'Pragmatic' Malta to take on eurosceptics
By Eric Maurice
Malta, the smallest EU country, has launched its 6-month presidency of the EU Council on Wednesday (11 January) with an aim of trying to heal the wounds of an EU faced with Brexit and the rise of euroscepticism.
"We don't have delusions of grandeur," said Maltese prime minister Joseph Muscat at a press conference in Valletta. But he promised "hard work" to try to mend the "huge disconnect" between European citizens and politicians at national and EU levels.
Dear EUobserver reader
Subscribe now for unrestricted access to EUobserver.
Sign up for 30 days' free trial, no obligation. Full subscription only 15 € / month or 150 € / year.
- Unlimited access on desktop and mobile
- All premium articles, analysis, commentary and investigations
- EUobserver archives
EUobserver is the only independent news media covering EU affairs in Brussels and all 28 member states.
♡ We value your support.
If you already have an account click here to login.
During its term at the helm of the EU, Malta will focus on migration, security, the development of the digital single market to boost growth and progress of social inclusion.
In the eyes of the Maltese PM, a social-democrat, all issues are linked when it comes to explaining the crisis of faith the EU is experiencing.
"We should stop blaming people who vote for extremist groups and we should focus on their concerns," he said. "Most of times they are asking the good questions and extremists give the wrong answers."
"I see the limitations of trickle-down approach," he said, pointing out at "the lack of proper distribution of wealth [and] the lack of proper policies that foster economic growth."
He said that EU leaders should put themselves in the place of "people who feel disenfranchised" by the economic crisis and the arrival of new migrants. So far, he noted, political correctness has prevented them from "tackling issues head on".
Maltese officials insist that the EU has been too slow at reacting to the financial and migration crisis, and that it has to show action and pragmatism.
"There is a deficit of credibility because there is a deficit of implementation," the deputy prime minister Louis Grech told journalists.
But on the most controversial issue on its agenda, the reform of the Dublin asylum system, he said that Malta's job would mainly "ensure that there is a convergence" between member states.
A proposal presented by the European Commission in May last year has been opposed by several member states, in particular over a plan to introduce mandatory relocation of asylum seekers with a €250,000 fine per migrant that a country would refuse to take.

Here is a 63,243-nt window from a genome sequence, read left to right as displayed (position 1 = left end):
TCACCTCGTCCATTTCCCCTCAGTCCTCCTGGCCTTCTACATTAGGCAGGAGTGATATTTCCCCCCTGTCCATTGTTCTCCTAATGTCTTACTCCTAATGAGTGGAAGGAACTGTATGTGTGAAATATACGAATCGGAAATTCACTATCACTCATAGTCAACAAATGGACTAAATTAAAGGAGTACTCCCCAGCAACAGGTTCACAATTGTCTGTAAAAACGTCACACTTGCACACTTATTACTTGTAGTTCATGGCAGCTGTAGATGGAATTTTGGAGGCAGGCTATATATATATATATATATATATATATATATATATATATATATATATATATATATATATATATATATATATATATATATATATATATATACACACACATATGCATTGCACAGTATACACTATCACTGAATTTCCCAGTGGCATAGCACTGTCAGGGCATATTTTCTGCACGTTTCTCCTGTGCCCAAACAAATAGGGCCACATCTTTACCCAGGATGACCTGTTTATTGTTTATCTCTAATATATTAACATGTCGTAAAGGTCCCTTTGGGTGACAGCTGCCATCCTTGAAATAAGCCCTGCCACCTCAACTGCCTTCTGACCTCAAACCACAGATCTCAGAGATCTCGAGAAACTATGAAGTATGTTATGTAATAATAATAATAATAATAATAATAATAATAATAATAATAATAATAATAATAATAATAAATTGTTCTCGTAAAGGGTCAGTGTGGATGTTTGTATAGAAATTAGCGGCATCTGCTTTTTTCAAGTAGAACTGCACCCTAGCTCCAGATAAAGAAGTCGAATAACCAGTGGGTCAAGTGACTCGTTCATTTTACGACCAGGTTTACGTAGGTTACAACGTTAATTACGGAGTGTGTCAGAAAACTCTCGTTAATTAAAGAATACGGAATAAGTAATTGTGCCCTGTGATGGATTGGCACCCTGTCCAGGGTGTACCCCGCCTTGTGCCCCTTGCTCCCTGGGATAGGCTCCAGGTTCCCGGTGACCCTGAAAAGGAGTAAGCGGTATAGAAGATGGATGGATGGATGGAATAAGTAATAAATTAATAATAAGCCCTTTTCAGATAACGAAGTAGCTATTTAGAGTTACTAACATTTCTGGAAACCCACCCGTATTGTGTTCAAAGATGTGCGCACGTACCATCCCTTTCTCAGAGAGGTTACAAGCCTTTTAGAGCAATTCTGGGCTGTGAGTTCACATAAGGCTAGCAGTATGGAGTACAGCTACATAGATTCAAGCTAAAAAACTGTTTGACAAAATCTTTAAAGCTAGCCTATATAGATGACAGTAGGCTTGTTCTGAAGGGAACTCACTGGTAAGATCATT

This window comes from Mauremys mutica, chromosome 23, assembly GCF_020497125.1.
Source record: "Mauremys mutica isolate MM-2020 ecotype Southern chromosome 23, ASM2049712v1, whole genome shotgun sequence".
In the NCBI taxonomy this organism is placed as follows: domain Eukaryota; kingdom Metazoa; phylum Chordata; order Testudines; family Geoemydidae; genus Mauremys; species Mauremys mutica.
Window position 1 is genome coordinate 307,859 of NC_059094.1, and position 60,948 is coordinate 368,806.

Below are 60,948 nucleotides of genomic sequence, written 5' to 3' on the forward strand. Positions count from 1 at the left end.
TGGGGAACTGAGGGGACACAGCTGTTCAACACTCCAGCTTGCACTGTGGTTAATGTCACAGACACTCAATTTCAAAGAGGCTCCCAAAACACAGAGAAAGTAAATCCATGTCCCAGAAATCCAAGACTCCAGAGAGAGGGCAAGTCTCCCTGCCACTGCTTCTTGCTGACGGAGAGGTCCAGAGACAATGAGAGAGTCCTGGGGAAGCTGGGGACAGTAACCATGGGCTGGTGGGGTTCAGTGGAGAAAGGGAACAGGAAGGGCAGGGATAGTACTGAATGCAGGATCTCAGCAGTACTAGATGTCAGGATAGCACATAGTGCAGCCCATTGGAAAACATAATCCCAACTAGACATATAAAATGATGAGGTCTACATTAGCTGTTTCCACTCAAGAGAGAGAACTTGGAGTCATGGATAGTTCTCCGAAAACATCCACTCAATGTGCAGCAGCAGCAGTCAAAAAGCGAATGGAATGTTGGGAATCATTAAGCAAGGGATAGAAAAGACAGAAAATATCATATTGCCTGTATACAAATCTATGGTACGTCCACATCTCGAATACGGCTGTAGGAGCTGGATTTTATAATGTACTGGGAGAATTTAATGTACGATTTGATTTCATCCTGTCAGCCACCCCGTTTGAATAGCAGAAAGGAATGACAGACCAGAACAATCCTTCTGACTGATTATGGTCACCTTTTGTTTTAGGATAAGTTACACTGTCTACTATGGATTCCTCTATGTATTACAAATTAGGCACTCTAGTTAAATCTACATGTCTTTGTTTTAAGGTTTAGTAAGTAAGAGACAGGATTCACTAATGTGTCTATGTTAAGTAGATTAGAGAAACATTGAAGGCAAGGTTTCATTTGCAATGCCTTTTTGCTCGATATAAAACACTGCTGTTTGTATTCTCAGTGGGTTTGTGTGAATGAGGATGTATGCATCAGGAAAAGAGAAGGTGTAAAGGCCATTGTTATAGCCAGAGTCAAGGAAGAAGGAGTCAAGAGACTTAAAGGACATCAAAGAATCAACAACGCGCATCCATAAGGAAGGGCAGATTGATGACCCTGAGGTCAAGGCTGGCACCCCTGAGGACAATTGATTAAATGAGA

"This is an issue of mutual understanding,” Muscat said, adding that Malta would be "pragmatic" and would listen to opposing countries and their public opinions before proposing a compromise.
He noted Malta, which itself faced mass arrivals several years ago, has been "one of few countries advocating burden-sharing" and said that "solidarity is not a a la carte thing".
He insisted however that EU borders must be strengthened first and that a first step would be for member states to provide resources to the new EU border and coast guard and asylum agency.
After the British vote to leave the EU, the 27 other countries have embarked in a soul-searching effort to give the EU a new purpose.
The effort started at a summit in Bratislava in September and new initiatives should be agreed in Rome at the end of March for the 60th anniversary of the Rome treaty.
In the meantime, Malta will host an intermediate summit on 3 February.
The gathering is of "crucial importance", European Commission president Jean-Claude Juncker said in Valletta on Wednesday, explaining that the EU "is delivering in a better and more performant way than this was the case until now."
"The next 12 months are going to define the future of Europe," Grech said, adding that a lot of what can be achieved will depend on the outcome of the elections in Netherlands, France and Germany.
But the minister said that the EU should "avoid tensions as much as possible" and adopt reforms "within the current structures" instead of embarking in a treaty change process. He noted that the Brexit vote has been a "catalyst" for "a reexamination of the European project, but not a redefinition".
He also warned against the temptation to vote for anti-EU parties.
Even if the system is not perfect, he noted, leaving a structure that has provided stability, security, peace and better living conditions over 60 years would be "unhealthy and counter-productive to EU citizens".
Malta joined the EU in 2004 after only 54 percent of voters backed the accession in a referendum. Now, however, 82 percent of Maltese feel they are EU citizens, compared to an average 67 percent in the EU, according to the latest Eurobarometer figures.
Size of the brain
"The EU has widened our perspective," Vanni Xuereb, the head of the Malta-EU Steering and Action Committee, a public agency, told EUobserver.
"As an island we can feel we are part of something else," he said.
He added however that "Maltese are quite pragmatic when it comes to accession, which is also a warning. That could change when they think are are not benefiting from the EU."
In that sense, he observed, the Maltese population may be a good indicator of the feelings of other Europeans in the coming months.
That is maybe why Malta is starting its first EU presidency with an ambition to have its voice heard.
"Smaller countries can be effective too," its deputy PM Louis Grech said. "The size of the brain cannot be judged by the size of the country."